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Protests in Ireland

February 10, 2013

In Ireland, tens of thousands of demonstrators have taken to the streets to protest against the cost of their country's bank bailouts. Police said some 50,000 people participated in the marches nationwide.

Pedestrians are seen walking past a branch of the Anglo Irish Bank in Dublin in this September 30, 2010 file photograph. The European Central Bank moved towards agreeing a deal on February 7, 2013 to ease Ireland's debt burden after Dublin rushed through emergency legislation to liquidate the failed Anglo Irish Bank. REUTERS/Cathal McNaughton/Files (IRELAND - Tags: BUSINESS POLITICS)
Image: Reuters

Some 25,000 people marched through the streets of the capital, Dublin, on Saturday, in protest against the costs of a banking crisis that has buried Ireland in debt.

According to police figures, some 6,000 people also demonstrated in Cork and Sligo. Meanwhile, crowds of 2,000 also turned out in Limerick, Galway and Waterford.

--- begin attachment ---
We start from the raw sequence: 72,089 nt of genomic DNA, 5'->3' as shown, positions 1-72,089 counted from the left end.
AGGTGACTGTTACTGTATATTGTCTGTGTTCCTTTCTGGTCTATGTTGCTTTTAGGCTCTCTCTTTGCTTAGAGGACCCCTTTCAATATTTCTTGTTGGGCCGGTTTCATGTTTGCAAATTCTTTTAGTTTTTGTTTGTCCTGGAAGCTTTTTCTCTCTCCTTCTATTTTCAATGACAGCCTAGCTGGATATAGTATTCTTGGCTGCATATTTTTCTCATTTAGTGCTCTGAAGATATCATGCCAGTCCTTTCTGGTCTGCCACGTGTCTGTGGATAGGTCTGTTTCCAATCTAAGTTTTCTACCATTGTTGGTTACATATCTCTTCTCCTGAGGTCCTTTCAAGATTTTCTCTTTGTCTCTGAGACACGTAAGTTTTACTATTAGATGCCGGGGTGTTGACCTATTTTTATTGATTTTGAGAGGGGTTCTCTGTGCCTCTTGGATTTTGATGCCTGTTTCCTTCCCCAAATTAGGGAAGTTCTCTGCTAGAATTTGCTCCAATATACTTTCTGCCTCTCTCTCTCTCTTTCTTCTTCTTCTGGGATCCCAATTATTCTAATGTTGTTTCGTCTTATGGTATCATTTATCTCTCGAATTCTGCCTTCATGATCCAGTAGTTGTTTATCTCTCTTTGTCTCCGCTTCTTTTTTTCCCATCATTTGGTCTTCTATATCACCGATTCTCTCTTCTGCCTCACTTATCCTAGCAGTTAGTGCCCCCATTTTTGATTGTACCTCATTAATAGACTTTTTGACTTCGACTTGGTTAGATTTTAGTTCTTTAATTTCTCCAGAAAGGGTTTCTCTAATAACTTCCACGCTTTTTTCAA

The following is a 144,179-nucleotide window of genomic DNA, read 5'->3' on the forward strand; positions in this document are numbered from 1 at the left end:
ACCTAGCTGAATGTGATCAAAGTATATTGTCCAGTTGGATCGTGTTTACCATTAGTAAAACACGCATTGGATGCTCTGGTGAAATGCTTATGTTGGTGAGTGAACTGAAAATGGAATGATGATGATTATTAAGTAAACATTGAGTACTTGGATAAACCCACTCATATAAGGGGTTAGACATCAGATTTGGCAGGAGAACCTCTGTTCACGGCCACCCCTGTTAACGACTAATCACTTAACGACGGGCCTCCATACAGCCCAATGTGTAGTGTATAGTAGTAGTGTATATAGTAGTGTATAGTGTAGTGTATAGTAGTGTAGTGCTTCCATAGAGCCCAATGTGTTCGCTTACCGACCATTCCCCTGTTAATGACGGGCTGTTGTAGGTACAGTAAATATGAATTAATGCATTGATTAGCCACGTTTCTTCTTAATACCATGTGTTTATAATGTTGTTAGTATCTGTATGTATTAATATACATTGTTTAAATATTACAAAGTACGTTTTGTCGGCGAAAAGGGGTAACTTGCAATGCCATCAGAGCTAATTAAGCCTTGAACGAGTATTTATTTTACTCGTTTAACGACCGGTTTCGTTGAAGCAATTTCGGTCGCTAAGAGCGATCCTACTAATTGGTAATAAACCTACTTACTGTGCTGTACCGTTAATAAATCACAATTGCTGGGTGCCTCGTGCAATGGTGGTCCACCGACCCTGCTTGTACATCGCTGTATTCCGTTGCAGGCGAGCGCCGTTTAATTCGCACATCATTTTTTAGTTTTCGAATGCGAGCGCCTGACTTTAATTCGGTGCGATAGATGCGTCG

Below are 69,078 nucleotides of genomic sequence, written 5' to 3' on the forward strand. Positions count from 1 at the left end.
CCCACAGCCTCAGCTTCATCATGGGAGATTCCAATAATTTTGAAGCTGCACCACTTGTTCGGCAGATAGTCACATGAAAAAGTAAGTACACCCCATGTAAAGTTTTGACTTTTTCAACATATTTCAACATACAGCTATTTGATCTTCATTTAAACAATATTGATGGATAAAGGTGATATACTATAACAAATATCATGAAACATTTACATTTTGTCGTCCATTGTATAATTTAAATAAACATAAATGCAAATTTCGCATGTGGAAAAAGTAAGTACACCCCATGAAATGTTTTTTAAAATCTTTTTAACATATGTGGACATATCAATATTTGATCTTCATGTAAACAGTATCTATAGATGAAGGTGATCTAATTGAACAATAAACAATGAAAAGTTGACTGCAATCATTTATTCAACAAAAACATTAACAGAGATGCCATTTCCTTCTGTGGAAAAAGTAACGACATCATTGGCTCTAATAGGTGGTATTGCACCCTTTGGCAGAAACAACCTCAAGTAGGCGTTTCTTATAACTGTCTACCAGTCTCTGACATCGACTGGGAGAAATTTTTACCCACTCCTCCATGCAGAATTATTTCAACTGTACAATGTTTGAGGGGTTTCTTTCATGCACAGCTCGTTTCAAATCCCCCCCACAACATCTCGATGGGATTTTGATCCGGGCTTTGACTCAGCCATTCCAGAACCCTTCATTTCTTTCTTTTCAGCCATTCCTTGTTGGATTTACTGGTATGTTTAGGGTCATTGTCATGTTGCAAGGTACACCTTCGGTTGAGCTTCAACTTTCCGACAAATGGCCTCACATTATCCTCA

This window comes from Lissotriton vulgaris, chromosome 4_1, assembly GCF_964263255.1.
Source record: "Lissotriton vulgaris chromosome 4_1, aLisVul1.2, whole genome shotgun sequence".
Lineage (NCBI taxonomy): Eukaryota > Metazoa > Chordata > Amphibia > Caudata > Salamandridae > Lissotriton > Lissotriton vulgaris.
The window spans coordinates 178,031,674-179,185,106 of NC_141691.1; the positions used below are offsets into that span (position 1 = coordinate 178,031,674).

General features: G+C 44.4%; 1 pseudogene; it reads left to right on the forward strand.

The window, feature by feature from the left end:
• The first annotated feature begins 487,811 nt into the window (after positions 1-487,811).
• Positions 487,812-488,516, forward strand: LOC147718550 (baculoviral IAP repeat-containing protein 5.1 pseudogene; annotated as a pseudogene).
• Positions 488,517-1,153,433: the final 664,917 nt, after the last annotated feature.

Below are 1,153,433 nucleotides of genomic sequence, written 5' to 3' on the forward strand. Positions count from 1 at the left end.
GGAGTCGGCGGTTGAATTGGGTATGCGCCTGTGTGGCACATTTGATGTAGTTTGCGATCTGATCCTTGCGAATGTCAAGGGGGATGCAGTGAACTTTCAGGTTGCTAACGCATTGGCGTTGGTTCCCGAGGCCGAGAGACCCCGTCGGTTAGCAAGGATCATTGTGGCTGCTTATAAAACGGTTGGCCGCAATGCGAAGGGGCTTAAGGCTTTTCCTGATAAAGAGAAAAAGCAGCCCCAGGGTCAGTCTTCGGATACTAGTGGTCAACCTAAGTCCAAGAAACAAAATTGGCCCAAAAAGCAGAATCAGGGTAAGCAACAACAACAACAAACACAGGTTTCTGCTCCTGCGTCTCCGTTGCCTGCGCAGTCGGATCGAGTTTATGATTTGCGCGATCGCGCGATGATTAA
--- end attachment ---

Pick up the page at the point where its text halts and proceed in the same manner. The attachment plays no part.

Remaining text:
The Irish Congress of Trade Unions estimated that some 110,000 people demonstrated nationwide. The ICTU, which represents nearly a fifth of Ireland's 3.1 million person electorate, had organized the demonstrations under the slogan "Lift the Burden."

Trade unions skeptical of ECB deal

On Thursday, Irish Prime Minister Enda Kenny had clinched a long-awaited deal with the European Central Bank (ECB), which eased a 48-billion-euro ($64 billion) debt burden from the bailout of Anglo Irish Bank.

The deal stretches Ireland's payments out over 40 years and cuts the country's borrowing needs by 20 billion euros over the next decade. But trade unionists on Saturday remained skeptical that the ECB deal would help Ireland become solvent again.

"It would be fatal for people to believe this issue is now resolved and we can all move on," David Begg, the general secretary of the ICTU, said during the protests in Dublin.

"At the onset of the crisis, Ireland had one of the lowest debt-to-GDP ratios in Europe," he said. "The difference between then and now is due entirely to Ireland socializing bank debt at the behest of the ECB, to save the European banking system."

Ireland was forced to guarantee the debt of six national banks after a real estate bubble burst in 2008. Unable to carry the burden, Dublin ultimately sought a 67.5-billion-euro sovereign bailout from the European Union and the International Monetary Fund in 2010.

slk/ch (AP, Reuters)